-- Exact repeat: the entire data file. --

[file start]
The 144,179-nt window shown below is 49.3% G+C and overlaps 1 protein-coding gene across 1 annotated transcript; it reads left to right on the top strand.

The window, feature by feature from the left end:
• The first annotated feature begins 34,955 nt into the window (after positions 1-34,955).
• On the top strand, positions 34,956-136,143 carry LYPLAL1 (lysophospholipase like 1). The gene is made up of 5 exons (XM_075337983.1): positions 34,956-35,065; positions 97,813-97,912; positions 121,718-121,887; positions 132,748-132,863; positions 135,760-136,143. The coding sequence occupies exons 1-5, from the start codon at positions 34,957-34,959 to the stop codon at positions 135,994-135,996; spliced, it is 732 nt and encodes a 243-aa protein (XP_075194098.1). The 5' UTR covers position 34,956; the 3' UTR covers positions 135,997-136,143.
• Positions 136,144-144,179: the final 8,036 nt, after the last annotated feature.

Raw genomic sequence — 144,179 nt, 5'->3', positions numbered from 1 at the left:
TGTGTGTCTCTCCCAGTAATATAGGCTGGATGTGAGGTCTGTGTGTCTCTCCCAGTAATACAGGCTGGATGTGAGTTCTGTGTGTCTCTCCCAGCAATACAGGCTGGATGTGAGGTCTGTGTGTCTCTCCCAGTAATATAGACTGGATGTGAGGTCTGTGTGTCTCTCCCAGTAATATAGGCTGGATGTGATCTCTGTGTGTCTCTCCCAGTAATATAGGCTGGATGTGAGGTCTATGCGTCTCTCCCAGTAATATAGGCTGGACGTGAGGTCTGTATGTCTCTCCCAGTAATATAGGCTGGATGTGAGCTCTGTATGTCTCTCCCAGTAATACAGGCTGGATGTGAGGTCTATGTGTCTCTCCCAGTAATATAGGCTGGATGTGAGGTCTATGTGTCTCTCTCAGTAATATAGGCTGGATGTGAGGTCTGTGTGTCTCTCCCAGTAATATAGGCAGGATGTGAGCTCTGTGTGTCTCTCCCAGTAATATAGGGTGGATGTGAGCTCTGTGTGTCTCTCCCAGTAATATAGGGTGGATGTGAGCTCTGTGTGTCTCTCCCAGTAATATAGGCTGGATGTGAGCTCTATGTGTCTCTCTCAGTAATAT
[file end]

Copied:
The 144,179-nt window shown below is 49.3% G+C and overlaps 1 protein-coding gene across 1 annotated transcript; it reads left to right on the top strand.

The window, feature by feature from the left end:
• The first annotated feature begins 34,955 nt into the window (after positions 1-34,955).
• On the top strand, positions 34,956-136,143 carry LYPLAL1 (lysophospholipase like 1). The gene is made up of 5 exons (XM_075337983.1): positions 34,956-35,065; positions 97,813-97,912; positions 121,718-121,887; positions 132,748-132,863; positions 135,760-136,143. The coding sequence occupies exons 1-5, from the start codon at positions 34,957-34,959 to the stop codon at positions 135,994-135,996; spliced, it is 732 nt and encodes a 243-aa protein (XP_075194098.1). The 5' UTR covers position 34,956; the 3' UTR covers positions 135,997-136,143.
• Positions 136,144-144,179: the final 8,036 nt, after the last annotated feature.

Raw genomic sequence — 144,179 nt, 5'->3', positions numbered from 1 at the left:
TGTGTGTCTCTCCCAGTAATATAGGCTGGATGTGAGGTCTGTGTGTCTCTCCCAGTAATACAGGCTGGATGTGAGTTCTGTGTGTCTCTCCCAGCAATACAGGCTGGATGTGAGGTCTGTGTGTCTCTCCCAGTAATATAGACTGGATGTGAGGTCTGTGTGTCTCTCCCAGTAATATAGGCTGGATGTGATCTCTGTGTGTCTCTCCCAGTAATATAGGCTGGATGTGAGGTCTATGCGTCTCTCCCAGTAATATAGGCTGGACGTGAGGTCTGTATGTCTCTCCCAGTAATATAGGCTGGATGTGAGCTCTGTATGTCTCTCCCAGTAATACAGGCTGGATGTGAGGTCTATGTGTCTCTCCCAGTAATATAGGCTGGATGTGAGGTCTATGTGTCTCTCTCAGTAATATAGGCTGGATGTGAGGTCTGTGTGTCTCTCCCAGTAATATAGGCAGGATGTGAGCTCTGTGTGTCTCTCCCAGTAATATAGGGTGGATGTGAGCTCTGTGTGTCTCTCCCAGTAATATAGGGTGGATGTGAGCTCTGTGTGTCTCTCCCAGTAATATAGGCTGGATGTGAGCTCTATGTGTCTCTCTCAGTAATAT